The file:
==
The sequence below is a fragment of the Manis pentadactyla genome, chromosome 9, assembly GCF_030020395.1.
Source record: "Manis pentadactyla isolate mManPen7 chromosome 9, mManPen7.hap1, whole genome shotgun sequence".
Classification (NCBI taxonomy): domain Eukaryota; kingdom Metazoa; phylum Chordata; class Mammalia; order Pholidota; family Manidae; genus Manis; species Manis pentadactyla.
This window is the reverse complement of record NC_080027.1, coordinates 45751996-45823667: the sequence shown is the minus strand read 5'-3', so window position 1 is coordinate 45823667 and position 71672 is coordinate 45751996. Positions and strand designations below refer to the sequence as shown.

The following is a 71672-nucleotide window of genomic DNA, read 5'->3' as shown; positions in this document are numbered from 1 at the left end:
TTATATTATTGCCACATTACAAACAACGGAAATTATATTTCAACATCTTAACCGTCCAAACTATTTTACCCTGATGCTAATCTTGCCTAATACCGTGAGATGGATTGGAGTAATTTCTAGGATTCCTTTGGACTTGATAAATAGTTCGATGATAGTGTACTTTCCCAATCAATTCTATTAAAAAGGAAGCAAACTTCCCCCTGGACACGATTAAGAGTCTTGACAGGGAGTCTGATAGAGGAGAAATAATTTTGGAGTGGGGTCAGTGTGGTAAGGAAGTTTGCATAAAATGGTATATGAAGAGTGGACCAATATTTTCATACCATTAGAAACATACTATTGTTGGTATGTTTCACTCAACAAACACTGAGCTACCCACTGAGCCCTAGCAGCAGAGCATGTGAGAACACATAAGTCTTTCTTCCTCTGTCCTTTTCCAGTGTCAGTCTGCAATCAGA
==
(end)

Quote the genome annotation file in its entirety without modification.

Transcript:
The sequence below is a fragment of the Manis pentadactyla genome, chromosome 9, assembly GCF_030020395.1.
Source record: "Manis pentadactyla isolate mManPen7 chromosome 9, mManPen7.hap1, whole genome shotgun sequence".
Classification (NCBI taxonomy): domain Eukaryota; kingdom Metazoa; phylum Chordata; class Mammalia; order Pholidota; family Manidae; genus Manis; species Manis pentadactyla.
This window is the reverse complement of record NC_080027.1, coordinates 45751996-45823667: the sequence shown is the minus strand read 5'-3', so window position 1 is coordinate 45823667 and position 71672 is coordinate 45751996. Positions and strand designations below refer to the sequence as shown.

The following is a 71672-nucleotide window of genomic DNA, read 5'->3' as shown; positions in this document are numbered from 1 at the left end:
TTATATTATTGCCACATTACAAACAACGGAAATTATATTTCAACATCTTAACCGTCCAAACTATTTTACCCTGATGCTAATCTTGCCTAATACCGTGAGATGGATTGGAGTAATTTCTAGGATTCCTTTGGACTTGATAAATAGTTCGATGATAGTGTACTTTCCCAATCAATTCTATTAAAAAGGAAGCAAACTTCCCCCTGGACACGATTAAGAGTCTTGACAGGGAGTCTGATAGAGGAGAAATAATTTTGGAGTGGGGTCAGTGTGGTAAGGAAGTTTGCATAAAATGGTATATGAAGAGTGGACCAATATTTTCATACCATTAGAAACATACTATTGTTGGTATGTTTCACTCAACAAACACTGAGCTACCCACTGAGCCCTAGCAGCAGAGCATGTGAGAACACATAAGTCTTTCTTCCTCTGTCCTTTTCCAGTGTCAGTCTGCAATCAGA